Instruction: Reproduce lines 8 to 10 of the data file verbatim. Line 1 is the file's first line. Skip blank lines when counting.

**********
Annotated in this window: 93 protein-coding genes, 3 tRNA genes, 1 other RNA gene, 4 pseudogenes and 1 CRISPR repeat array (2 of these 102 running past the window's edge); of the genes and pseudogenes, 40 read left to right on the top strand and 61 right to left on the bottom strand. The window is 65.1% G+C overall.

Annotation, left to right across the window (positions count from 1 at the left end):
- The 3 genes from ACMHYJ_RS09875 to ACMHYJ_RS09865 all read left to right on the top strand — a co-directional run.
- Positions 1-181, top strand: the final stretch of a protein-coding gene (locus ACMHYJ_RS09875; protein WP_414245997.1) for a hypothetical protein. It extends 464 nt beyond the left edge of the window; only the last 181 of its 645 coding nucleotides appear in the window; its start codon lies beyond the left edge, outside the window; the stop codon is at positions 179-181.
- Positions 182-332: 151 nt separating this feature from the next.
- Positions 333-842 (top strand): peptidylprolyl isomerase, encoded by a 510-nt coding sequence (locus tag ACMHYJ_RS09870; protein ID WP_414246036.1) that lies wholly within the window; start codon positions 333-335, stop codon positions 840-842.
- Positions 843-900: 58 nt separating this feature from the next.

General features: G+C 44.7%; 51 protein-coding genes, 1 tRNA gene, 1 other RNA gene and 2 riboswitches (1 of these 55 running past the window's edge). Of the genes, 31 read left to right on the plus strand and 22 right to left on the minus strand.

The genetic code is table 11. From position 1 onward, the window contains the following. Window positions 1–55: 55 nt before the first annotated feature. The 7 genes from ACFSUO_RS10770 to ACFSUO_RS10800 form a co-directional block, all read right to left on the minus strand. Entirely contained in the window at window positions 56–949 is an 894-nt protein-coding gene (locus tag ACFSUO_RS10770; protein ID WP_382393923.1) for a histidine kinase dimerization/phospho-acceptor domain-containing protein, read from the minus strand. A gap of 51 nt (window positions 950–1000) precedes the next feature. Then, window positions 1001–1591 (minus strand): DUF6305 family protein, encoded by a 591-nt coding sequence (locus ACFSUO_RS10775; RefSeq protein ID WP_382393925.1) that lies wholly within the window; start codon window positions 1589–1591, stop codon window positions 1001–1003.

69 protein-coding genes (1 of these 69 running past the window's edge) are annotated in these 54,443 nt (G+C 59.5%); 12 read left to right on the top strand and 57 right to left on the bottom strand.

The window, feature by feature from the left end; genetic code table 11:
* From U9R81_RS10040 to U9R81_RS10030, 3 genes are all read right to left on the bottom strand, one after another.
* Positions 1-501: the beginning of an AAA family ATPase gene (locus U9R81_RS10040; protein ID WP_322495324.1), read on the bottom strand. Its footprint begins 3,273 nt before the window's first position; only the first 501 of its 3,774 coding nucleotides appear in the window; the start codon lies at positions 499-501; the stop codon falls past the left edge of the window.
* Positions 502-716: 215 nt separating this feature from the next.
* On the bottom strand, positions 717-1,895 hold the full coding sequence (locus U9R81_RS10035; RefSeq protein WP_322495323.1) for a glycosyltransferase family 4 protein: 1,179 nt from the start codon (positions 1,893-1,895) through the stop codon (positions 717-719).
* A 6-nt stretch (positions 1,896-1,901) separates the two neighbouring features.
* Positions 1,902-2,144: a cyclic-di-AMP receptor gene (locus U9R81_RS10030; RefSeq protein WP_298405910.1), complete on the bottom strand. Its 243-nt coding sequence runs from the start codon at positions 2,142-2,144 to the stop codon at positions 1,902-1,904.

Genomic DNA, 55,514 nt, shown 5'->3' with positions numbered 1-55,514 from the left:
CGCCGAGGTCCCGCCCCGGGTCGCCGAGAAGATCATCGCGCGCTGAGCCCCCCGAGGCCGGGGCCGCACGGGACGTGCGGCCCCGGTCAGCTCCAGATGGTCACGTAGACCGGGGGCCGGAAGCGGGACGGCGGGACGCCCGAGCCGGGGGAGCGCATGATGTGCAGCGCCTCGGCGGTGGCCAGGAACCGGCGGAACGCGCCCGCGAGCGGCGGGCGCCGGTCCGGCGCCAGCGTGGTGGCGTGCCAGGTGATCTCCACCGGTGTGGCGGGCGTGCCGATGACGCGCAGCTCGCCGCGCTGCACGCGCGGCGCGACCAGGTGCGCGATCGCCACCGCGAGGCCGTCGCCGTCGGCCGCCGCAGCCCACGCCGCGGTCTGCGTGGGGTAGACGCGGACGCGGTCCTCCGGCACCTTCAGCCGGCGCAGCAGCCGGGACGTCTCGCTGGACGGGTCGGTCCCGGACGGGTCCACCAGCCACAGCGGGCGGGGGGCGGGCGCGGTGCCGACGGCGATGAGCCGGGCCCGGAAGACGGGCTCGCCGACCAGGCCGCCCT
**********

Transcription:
General features: G+C 44.7%; 51 protein-coding genes, 1 tRNA gene, 1 other RNA gene and 2 riboswitches (1 of these 55 running past the window's edge). Of the genes, 31 read left to right on the plus strand and 22 right to left on the minus strand.

The genetic code is table 11. From position 1 onward, the window contains the following. Window positions 1–55: 55 nt before the first annotated feature. The 7 genes from ACFSUO_RS10770 to ACFSUO_RS10800 form a co-directional block, all read right to left on the minus strand. Entirely contained in the window at window positions 56–949 is an 894-nt protein-coding gene (locus tag ACFSUO_RS10770; protein ID WP_382393923.1) for a histidine kinase dimerization/phospho-acceptor domain-containing protein, read from the minus strand. A gap of 51 nt (window positions 950–1000) precedes the next feature. Then, window positions 1001–1591 (minus strand): DUF6305 family protein, encoded by a 591-nt coding sequence (locus ACFSUO_RS10775; RefSeq protein ID WP_382393925.1) that lies wholly within the window; start codon window positions 1589–1591, stop codon window positions 1001–1003.

69 protein-coding genes (1 of these 69 running past the window's edge) are annotated in these 54,443 nt (G+C 59.5%); 12 read left to right on the top strand and 57 right to left on the bottom strand.